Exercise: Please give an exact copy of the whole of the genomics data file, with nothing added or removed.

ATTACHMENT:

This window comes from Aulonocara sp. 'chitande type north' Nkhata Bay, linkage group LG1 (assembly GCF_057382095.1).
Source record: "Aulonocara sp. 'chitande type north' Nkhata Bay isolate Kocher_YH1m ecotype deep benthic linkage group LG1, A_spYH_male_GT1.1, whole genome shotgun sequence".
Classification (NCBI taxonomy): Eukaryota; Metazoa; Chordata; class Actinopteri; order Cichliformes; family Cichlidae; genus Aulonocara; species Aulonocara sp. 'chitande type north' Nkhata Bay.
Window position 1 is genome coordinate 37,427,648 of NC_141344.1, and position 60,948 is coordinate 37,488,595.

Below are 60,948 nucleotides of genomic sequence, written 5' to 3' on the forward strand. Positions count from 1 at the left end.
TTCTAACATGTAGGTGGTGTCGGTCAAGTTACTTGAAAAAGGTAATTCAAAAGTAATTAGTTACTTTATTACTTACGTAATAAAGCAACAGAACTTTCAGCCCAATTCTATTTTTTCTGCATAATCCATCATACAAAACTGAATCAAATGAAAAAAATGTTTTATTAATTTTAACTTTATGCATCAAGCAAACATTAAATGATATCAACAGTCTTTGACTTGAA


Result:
This window comes from Aulonocara sp. 'chitande type north' Nkhata Bay, linkage group LG1 (assembly GCF_057382095.1).
Source record: "Aulonocara sp. 'chitande type north' Nkhata Bay isolate Kocher_YH1m ecotype deep benthic linkage group LG1, A_spYH_male_GT1.1, whole genome shotgun sequence".
Classification (NCBI taxonomy): Eukaryota; Metazoa; Chordata; class Actinopteri; order Cichliformes; family Cichlidae; genus Aulonocara; species Aulonocara sp. 'chitande type north' Nkhata Bay.
Window position 1 is genome coordinate 37,427,648 of NC_141344.1, and position 60,948 is coordinate 37,488,595.

Below are 60,948 nucleotides of genomic sequence, written 5' to 3' on the forward strand. Positions count from 1 at the left end.
TTCTAACATGTAGGTGGTGTCGGTCAAGTTACTTGAAAAAGGTAATTCAAAAGTAATTAGTTACTTTATTACTTACGTAATAAAGCAACAGAACTTTCAGCCCAATTCTATTTTTTCTGCATAATCCATCATACAAAACTGAATCAAATGAAAAAAATGTTTTATTAATTTTAACTTTATGCATCAAGCAAACATTAAATGATATCAACAGTCTTTGACTTGAA